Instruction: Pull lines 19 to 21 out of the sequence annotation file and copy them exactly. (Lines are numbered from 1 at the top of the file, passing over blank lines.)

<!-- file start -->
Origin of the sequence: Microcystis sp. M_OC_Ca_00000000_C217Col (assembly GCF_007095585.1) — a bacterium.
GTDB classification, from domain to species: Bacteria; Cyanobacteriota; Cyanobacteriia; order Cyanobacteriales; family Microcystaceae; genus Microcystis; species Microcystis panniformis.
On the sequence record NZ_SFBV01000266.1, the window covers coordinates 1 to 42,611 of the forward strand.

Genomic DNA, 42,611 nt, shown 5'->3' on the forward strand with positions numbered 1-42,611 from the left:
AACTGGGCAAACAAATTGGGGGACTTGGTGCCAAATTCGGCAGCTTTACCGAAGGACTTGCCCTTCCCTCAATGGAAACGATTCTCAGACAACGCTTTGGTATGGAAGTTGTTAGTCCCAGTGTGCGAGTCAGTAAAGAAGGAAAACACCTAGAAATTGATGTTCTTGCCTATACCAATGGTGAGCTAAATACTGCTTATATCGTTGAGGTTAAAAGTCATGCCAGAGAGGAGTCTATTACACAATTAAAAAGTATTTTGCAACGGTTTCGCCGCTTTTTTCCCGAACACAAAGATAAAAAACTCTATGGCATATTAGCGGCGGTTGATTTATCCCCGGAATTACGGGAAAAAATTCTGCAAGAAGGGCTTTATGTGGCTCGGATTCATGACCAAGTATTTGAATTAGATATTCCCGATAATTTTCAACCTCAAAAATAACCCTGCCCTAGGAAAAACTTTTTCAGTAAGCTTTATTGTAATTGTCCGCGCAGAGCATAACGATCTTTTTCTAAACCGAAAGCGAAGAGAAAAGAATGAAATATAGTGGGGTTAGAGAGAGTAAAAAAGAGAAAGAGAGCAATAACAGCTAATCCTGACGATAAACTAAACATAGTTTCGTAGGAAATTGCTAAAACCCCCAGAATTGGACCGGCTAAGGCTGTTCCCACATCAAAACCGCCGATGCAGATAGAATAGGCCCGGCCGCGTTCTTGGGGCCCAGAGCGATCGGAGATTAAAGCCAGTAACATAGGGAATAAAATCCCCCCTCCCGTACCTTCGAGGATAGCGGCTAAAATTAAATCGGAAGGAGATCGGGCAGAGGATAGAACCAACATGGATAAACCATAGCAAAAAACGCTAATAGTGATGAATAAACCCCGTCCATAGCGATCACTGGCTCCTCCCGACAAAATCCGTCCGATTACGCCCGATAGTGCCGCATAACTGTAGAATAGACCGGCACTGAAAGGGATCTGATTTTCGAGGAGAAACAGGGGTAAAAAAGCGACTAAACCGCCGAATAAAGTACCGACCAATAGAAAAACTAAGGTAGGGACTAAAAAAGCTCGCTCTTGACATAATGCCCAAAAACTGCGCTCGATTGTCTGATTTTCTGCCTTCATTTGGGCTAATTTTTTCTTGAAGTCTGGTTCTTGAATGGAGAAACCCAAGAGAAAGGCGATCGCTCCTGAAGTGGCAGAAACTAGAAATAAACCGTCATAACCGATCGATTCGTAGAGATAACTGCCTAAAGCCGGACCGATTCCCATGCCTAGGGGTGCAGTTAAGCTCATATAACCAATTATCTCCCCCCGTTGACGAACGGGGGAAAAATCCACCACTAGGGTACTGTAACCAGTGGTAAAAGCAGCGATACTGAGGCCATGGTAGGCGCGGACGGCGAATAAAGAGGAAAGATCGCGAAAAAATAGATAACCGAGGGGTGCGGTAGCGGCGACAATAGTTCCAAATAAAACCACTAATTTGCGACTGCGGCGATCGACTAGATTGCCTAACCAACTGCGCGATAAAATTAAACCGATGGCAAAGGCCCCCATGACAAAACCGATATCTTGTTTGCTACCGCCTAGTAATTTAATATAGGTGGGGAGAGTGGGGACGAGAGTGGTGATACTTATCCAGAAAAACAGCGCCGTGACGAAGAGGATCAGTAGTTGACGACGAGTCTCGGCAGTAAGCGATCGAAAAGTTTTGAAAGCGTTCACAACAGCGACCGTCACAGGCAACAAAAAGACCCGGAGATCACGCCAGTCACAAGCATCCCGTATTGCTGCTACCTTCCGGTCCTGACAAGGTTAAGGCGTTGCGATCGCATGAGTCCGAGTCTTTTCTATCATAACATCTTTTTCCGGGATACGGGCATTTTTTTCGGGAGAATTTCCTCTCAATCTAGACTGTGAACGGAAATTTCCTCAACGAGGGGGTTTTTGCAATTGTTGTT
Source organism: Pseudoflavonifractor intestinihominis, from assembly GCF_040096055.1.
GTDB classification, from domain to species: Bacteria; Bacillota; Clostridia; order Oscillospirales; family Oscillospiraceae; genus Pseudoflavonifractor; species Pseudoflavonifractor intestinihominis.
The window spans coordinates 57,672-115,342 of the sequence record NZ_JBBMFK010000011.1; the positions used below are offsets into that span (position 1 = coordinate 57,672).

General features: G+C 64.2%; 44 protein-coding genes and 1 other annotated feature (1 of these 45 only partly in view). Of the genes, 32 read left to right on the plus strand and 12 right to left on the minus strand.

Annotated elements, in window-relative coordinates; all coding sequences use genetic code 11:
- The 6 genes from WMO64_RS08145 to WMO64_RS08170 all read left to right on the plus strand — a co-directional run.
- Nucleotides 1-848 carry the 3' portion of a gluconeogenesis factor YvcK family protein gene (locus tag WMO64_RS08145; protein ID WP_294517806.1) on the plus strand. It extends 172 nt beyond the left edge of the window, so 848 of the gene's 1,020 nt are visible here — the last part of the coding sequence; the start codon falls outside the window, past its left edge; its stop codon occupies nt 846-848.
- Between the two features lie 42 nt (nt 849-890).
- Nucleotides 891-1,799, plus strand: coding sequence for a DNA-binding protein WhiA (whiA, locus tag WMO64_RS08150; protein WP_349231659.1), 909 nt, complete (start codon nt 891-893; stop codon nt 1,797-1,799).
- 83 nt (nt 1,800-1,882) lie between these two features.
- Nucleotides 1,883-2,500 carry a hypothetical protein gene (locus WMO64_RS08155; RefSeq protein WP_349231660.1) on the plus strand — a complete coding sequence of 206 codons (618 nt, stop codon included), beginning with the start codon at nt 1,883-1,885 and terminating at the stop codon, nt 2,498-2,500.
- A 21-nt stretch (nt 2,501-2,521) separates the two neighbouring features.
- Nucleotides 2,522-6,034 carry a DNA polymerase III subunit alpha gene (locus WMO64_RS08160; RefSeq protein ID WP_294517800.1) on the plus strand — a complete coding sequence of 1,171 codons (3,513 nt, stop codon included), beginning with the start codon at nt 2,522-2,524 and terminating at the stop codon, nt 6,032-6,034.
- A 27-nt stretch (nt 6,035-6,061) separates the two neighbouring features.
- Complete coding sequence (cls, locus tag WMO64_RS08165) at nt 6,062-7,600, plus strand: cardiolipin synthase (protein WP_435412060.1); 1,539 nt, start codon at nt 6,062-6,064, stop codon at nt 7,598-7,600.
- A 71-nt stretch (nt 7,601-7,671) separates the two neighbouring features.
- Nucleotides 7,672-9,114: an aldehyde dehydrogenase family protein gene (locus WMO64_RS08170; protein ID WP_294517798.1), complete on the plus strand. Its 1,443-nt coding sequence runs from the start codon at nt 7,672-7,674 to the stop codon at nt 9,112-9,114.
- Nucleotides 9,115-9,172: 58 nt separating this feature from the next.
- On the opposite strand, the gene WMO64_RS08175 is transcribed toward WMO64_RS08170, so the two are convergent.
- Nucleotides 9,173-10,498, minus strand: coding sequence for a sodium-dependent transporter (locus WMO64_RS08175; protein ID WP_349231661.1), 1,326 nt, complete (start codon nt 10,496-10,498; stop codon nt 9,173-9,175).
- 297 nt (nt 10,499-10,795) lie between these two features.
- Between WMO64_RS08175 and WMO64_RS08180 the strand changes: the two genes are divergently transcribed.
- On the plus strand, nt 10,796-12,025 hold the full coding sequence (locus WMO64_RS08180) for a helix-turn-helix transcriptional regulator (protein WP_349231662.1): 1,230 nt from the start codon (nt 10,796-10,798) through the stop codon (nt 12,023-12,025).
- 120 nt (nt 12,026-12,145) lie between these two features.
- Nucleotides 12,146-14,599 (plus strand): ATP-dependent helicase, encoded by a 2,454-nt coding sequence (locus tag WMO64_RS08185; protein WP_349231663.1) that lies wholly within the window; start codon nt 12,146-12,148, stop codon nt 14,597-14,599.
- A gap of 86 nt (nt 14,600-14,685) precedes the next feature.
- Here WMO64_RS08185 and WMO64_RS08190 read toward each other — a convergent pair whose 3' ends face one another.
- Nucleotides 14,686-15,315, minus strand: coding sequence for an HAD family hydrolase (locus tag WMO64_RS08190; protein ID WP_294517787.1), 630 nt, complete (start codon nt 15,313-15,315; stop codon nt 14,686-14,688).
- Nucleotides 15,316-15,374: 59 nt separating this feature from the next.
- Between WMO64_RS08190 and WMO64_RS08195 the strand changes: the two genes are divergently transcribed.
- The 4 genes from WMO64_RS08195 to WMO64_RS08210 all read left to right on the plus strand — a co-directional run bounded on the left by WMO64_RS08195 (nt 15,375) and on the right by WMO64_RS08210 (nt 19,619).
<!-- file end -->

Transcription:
- A 27-nt stretch (nt 6,035-6,061) separates the two neighbouring features.
- Complete coding sequence (cls, locus tag WMO64_RS08165) at nt 6,062-7,600, plus strand: cardiolipin synthase (protein WP_435412060.1); 1,539 nt, start codon at nt 6,062-6,064, stop codon at nt 7,598-7,600.
- A 71-nt stretch (nt 7,601-7,671) separates the two neighbouring features.